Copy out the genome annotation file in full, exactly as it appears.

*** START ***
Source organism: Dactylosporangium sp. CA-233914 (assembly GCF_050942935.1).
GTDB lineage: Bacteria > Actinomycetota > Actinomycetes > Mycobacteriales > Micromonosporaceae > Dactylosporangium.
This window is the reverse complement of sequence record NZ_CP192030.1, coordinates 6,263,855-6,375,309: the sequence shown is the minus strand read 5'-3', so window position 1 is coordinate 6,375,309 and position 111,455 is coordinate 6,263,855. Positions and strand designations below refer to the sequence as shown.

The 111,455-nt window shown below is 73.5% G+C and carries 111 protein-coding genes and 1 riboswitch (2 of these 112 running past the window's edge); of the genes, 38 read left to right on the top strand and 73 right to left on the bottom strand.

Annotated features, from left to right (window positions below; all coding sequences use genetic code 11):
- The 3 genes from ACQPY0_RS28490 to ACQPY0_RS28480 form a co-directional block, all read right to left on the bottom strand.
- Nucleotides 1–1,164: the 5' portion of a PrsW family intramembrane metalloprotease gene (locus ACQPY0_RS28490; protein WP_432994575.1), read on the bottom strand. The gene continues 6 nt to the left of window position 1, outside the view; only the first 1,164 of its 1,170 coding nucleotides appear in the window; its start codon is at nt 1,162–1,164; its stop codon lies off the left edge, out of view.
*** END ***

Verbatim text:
Source organism: Dactylosporangium sp. CA-233914 (assembly GCF_050942935.1).
GTDB lineage: Bacteria > Actinomycetota > Actinomycetes > Mycobacteriales > Micromonosporaceae > Dactylosporangium.
This window is the reverse complement of sequence record NZ_CP192030.1, coordinates 6,263,855-6,375,309: the sequence shown is the minus strand read 5'-3', so window position 1 is coordinate 6,375,309 and position 111,455 is coordinate 6,263,855. Positions and strand designations below refer to the sequence as shown.

The 111,455-nt window shown below is 73.5% G+C and carries 111 protein-coding genes and 1 riboswitch (2 of these 112 running past the window's edge); of the genes, 38 read left to right on the top strand and 73 right to left on the bottom strand.

Annotated features, from left to right (window positions below; all coding sequences use genetic code 11):
- The 3 genes from ACQPY0_RS28490 to ACQPY0_RS28480 form a co-directional block, all read right to left on the bottom strand.
- Nucleotides 1–1,164: the 5' portion of a PrsW family intramembrane metalloprotease gene (locus ACQPY0_RS28490; protein WP_432994575.1), read on the bottom strand. The gene continues 6 nt to the left of window position 1, outside the view; only the first 1,164 of its 1,170 coding nucleotides appear in the window; its start codon is at nt 1,162–1,164; its stop codon lies off the left edge, out of view.